Carbon Footprint of Food & How To Lower It

Greener Kirkcaldy’s Climate Champion Tali, explains how food is impacting our home planet and how choices we make about food can reduce our carbon footprint in her latest blog.

Carbon Footprint of Food

Growing, producing, transporting, and storing our foods have a significant impact on the environment and our food system is becoming progressively worse for the Earth and contributing to the climate emergency.  Due to the high population, we will still struggle to feed billions of people in 50 years time.

However, we can make a difference, and it’s not too late…

How to cut down carbon footprint on food every day.

Buy local: Lots of vegetables and fruits have a low carbon footprint; however, it depends on where they are grown and packaged! Seasonal foods create fewer greenhouse gas because usually, they are produced naturally without artificial heat. Local or homegrown foods are lower carbon as well, due to not being shipped or worse, flown huge distances. Checking labels for information on how and where food is produced will help you recognise low carbon options before buying.

Local meat also has a lower carbon footprint than that produced overseas. For example, imported beef from Brazil has three times the carbon footprint of British beef (that’s not say that eating meat is a low carbon choice – see this video!). Brazilian beef production also requires large scale deforestation to make space for cattle ranching, as well as the production of soya grown to feed them, so has a double impact on climate through deforestation.  Animals eating crops that humans could eat is much more impact on climate change than us eating the plants.  In 2018, 30 million arcs of tropical rainforest were lost, around 82,191 acres a day (43 football fields per minute).

Go plant-based: According to scientific studies, avoiding meat and dairy products is one of the biggest ways to reduce your environmental impact. The Food and Agriculture Organisation (FAO) estimate that 18% of global emission result from livestock production. Meat production also needs a much higher amount of water to produce than vegetables. For example, producing 1kg of beef requires between 5,000 and 20,000 litres of water and 1kg of wheat requires between 500 and 4,000 litres of water!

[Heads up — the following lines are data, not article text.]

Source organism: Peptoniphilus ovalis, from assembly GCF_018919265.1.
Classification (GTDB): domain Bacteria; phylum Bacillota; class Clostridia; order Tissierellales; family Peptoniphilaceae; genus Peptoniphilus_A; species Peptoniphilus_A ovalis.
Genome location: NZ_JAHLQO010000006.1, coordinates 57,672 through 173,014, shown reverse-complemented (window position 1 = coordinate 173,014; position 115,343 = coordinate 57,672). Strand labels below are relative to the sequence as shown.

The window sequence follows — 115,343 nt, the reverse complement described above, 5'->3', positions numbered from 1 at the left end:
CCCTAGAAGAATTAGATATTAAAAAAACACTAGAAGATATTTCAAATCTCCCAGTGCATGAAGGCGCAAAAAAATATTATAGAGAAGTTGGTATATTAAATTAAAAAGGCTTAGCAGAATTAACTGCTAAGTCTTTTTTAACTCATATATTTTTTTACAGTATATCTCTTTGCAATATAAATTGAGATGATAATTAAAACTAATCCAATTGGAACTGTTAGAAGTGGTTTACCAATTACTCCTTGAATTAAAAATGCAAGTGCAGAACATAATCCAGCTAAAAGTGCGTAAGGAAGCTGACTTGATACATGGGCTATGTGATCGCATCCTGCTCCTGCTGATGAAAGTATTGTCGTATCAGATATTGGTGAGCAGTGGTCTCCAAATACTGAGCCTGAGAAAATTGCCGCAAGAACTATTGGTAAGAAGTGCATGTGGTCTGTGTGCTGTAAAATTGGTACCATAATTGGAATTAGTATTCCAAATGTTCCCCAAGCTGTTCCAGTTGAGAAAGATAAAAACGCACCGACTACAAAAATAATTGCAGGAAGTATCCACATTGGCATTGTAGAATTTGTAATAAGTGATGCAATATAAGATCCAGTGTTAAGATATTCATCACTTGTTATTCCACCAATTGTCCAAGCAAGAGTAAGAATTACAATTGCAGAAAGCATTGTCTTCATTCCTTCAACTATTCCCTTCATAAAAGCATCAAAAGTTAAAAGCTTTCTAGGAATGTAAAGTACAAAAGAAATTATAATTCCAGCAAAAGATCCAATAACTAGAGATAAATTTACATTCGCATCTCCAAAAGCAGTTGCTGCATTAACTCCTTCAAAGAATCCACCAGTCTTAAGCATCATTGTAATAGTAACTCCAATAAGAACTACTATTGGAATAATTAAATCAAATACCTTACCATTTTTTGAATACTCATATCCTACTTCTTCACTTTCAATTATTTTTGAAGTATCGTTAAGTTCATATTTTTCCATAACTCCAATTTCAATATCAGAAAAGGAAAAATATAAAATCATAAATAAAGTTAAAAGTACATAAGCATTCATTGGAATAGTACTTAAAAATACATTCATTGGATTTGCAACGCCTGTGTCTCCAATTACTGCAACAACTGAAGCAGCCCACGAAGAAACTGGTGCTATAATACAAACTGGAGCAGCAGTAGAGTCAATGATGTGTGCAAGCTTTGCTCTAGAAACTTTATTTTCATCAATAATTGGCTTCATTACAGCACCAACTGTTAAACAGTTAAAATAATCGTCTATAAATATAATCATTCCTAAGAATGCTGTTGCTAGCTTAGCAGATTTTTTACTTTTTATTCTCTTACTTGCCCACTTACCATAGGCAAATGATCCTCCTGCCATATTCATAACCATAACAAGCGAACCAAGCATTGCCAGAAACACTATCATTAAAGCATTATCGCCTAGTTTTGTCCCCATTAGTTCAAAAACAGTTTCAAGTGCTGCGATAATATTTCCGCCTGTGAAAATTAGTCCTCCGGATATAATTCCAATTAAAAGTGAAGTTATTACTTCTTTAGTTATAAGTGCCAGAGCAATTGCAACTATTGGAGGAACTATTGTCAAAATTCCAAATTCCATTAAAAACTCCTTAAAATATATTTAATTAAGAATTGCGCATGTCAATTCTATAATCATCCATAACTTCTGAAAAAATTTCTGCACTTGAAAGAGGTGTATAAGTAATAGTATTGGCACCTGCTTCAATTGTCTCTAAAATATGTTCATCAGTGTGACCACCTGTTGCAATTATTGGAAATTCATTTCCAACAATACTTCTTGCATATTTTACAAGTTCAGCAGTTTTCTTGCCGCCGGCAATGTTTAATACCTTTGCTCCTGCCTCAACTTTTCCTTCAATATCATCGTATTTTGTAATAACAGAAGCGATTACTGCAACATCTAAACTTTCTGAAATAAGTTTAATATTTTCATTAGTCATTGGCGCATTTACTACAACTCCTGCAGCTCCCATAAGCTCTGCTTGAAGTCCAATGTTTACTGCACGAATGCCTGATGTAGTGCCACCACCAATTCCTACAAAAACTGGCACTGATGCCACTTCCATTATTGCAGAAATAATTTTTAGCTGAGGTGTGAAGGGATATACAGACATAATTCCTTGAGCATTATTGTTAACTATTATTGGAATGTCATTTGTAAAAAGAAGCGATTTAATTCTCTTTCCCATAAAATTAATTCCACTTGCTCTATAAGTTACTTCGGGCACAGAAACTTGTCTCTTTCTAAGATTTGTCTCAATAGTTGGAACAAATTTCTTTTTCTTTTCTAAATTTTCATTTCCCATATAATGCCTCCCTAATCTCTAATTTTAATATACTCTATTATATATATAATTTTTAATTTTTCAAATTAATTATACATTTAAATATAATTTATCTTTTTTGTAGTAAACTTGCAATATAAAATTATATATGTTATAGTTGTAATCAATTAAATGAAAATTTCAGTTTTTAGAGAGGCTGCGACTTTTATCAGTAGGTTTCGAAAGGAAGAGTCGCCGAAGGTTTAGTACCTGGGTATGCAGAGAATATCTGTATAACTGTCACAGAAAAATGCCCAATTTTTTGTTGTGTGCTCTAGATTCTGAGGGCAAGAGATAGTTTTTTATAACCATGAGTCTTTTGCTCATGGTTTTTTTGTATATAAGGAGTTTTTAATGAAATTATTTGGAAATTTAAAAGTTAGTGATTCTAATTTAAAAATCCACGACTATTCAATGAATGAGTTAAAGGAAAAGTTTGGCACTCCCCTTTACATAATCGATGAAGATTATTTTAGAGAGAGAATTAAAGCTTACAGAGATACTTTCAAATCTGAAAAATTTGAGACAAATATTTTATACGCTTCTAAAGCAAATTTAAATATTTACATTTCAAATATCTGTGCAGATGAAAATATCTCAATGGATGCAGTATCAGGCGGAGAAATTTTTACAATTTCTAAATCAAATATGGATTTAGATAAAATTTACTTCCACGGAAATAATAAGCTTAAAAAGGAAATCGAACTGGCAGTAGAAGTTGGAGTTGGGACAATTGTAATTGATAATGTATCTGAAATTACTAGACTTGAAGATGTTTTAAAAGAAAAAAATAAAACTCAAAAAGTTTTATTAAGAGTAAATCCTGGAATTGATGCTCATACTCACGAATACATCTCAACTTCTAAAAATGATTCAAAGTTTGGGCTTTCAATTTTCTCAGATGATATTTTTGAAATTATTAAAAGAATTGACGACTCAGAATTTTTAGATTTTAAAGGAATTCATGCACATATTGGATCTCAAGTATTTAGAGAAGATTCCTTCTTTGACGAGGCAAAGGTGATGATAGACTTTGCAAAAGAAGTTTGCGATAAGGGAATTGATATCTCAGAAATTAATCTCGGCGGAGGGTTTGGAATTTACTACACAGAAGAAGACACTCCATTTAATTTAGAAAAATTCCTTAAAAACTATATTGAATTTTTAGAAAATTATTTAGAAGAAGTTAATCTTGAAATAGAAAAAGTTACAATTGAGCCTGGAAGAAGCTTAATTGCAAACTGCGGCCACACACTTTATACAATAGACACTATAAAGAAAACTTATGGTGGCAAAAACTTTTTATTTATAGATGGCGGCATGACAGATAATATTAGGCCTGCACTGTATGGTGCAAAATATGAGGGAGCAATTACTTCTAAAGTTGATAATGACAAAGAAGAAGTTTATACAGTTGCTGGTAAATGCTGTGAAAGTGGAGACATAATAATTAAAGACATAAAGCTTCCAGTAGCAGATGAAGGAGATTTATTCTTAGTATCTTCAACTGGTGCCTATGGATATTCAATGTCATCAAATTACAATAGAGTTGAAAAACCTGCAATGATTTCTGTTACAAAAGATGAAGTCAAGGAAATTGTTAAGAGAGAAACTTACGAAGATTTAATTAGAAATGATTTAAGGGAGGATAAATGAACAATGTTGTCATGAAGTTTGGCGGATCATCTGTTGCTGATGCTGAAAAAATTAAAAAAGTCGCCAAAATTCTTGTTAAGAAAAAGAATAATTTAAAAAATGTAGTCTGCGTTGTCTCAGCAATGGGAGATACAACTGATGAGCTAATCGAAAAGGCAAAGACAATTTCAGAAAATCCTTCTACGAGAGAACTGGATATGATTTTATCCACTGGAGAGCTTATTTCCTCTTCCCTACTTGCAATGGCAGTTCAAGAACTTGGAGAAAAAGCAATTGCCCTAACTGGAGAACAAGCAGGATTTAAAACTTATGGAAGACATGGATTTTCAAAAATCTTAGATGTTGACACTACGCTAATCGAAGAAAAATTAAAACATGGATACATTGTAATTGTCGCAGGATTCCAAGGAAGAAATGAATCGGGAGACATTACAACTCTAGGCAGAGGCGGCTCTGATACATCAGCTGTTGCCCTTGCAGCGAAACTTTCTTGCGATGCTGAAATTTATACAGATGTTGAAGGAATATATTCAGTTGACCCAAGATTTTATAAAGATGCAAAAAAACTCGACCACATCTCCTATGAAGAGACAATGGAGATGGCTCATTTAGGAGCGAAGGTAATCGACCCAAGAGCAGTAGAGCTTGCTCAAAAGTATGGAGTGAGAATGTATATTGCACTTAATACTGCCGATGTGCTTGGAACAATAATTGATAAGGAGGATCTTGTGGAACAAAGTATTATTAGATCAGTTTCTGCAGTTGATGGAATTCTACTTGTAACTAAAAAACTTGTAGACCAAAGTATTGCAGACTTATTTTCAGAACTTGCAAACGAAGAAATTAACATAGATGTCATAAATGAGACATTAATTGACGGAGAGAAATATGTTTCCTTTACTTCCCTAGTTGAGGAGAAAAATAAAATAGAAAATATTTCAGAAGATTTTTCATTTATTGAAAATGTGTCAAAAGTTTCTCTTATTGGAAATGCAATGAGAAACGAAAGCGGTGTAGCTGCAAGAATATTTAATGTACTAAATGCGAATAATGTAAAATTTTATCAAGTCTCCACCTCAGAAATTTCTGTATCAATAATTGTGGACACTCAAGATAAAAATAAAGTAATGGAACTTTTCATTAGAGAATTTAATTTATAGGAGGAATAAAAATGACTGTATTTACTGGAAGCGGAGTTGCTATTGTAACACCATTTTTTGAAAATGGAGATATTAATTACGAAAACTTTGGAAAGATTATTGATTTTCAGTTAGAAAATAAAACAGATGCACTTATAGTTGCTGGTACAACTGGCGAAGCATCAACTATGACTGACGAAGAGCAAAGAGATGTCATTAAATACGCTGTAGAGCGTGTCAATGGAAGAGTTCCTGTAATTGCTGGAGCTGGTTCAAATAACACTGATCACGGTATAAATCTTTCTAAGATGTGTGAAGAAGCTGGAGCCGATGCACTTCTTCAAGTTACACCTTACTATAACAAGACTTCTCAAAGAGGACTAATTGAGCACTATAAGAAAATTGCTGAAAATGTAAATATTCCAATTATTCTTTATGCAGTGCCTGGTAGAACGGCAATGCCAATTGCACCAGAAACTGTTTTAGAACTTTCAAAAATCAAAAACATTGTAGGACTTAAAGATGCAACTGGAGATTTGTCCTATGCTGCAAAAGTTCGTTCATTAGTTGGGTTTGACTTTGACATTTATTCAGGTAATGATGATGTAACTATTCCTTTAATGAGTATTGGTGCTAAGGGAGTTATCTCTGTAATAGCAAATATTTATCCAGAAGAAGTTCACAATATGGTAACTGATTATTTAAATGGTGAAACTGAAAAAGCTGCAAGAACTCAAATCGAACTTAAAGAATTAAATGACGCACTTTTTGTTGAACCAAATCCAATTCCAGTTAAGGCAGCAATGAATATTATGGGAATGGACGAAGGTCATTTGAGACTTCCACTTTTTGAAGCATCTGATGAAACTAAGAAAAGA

Can cheese affect the carbon footprint? Yes, of course. It actually isn’t much different from beef, but we eat less cheese than we do with meat. Not every cheese has the same carbon footprint, producing a softer cheese uses less milk, therefore lower carbon footprint than others. For example, producing 1kg of cheddar produces 11.8kg of Co2, compared to 6.5kg of CO2 to produce the same weight of goats cheese. You could also consider swapping dairy milk for a plant-based alternative such as almond, soy or oat products.

You can find out carbon footprint of different foods using this calculator or reading this article from foodprint expert Mike Berners-Lee.

Therefore, a great way to reduce your carbon footprint is to switch to a plant-based diet – even if just a few days a weeks. Interesting, right?

Avoid food waste: Every year in the UK, we bin a huge amount of edible food, wasting the carbon footprint of production, transport and of disposal. Here are some tips to avoid adding to that waste, aswell as some ideas to cook them in a more sustainable way.

  • Check your fridge and cupboards before deciding what you need to buy.
  • If you have foods you don’t need, don’t throw them out! Please give it to someone else or donate it to the food bank or community fridge.
  • Write a shopping list to avoid buying what you don’t need.
  • Plan out what you eat for the next five days or so. That way, you’ll know which need to eat first (e.g. vegs, the best before or valid until date)
  • Buy reasonable portions of foods per person
  • Consider eating the same meal two days in a row if there is a lot left, or freeze them to eat later
  • If possible, buy foods loose and bring your own bag or buy less packaging-  plastics aren’t very friendly to the planet (it’s estimated that plastics will be responsible for 17% of global emissions by 2050!).

Use low carbon cooking methods:

  • Saucepans are less efficient than kettles for boiling water and only boil the amount of water you need.
  • When cooking vegetables, try to boil gently and cut them into small pieces.
  • If you don’t put the lid on the saucepan, you would waste 20% of the energy.
  • When using the oven, fill it up as much as you can to make full use of the energy and only switch it on when you are ready.

To reduce the impact of your weekly supermarket shop is fairly easy to do. All it takes is a little forward planning and a bit more attention to what you are popping in your basket. If you decide to give some of these tips a try, do let us know how you get on!

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